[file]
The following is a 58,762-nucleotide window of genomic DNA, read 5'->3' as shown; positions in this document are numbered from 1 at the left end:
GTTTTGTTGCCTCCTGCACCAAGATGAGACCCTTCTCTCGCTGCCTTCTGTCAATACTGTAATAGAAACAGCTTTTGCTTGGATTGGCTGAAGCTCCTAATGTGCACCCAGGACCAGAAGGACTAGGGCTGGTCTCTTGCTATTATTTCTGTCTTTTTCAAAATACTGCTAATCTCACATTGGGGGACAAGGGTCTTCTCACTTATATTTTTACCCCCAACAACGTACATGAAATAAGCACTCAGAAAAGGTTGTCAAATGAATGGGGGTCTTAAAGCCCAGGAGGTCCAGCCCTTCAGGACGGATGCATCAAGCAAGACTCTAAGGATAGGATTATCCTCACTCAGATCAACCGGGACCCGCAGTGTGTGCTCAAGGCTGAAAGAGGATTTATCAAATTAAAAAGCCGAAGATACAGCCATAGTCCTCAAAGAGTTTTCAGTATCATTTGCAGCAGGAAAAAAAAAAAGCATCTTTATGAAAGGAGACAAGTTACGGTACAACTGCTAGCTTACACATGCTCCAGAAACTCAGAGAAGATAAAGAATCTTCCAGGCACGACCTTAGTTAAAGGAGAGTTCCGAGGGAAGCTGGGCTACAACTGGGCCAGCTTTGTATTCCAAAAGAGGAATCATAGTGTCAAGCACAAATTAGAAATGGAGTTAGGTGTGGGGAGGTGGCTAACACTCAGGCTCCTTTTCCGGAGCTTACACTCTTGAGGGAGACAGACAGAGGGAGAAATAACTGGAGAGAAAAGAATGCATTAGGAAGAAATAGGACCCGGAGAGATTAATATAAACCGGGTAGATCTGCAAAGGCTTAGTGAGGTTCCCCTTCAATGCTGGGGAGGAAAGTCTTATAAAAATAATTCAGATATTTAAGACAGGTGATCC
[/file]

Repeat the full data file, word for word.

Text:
The following is a 58,762-nucleotide window of genomic DNA, read 5'->3' as shown; positions in this document are numbered from 1 at the left end:
GTTTTGTTGCCTCCTGCACCAAGATGAGACCCTTCTCTCGCTGCCTTCTGTCAATACTGTAATAGAAACAGCTTTTGCTTGGATTGGCTGAAGCTCCTAATGTGCACCCAGGACCAGAAGGACTAGGGCTGGTCTCTTGCTATTATTTCTGTCTTTTTCAAAATACTGCTAATCTCACATTGGGGGACAAGGGTCTTCTCACTTATATTTTTACCCCCAACAACGTACATGAAATAAGCACTCAGAAAAGGTTGTCAAATGAATGGGGGTCTTAAAGCCCAGGAGGTCCAGCCCTTCAGGACGGATGCATCAAGCAAGACTCTAAGGATAGGATTATCCTCACTCAGATCAACCGGGACCCGCAGTGTGTGCTCAAGGCTGAAAGAGGATTTATCAAATTAAAAAGCCGAAGATACAGCCATAGTCCTCAAAGAGTTTTCAGTATCATTTGCAGCAGGAAAAAAAAAAAGCATCTTTATGAAAGGAGACAAGTTACGGTACAACTGCTAGCTTACACATGCTCCAGAAACTCAGAGAAGATAAAGAATCTTCCAGGCACGACCTTAGTTAAAGGAGAGTTCCGAGGGAAGCTGGGCTACAACTGGGCCAGCTTTGTATTCCAAAAGAGGAATCATAGTGTCAAGCACAAATTAGAAATGGAGTTAGGTGTGGGGAGGTGGCTAACACTCAGGCTCCTTTTCCGGAGCTTACACTCTTGAGGGAGACAGACAGAGGGAGAAATAACTGGAGAGAAAAGAATGCATTAGGAAGAAATAGGACCCGGAGAGATTAATATAAACCGGGTAGATCTGCAAAGGCTTAGTGAGGTTCCCCTTCAATGCTGGGGAGGAAAGTCTTATAAAAATAATTCAGATATTTAAGACAGGTGATCC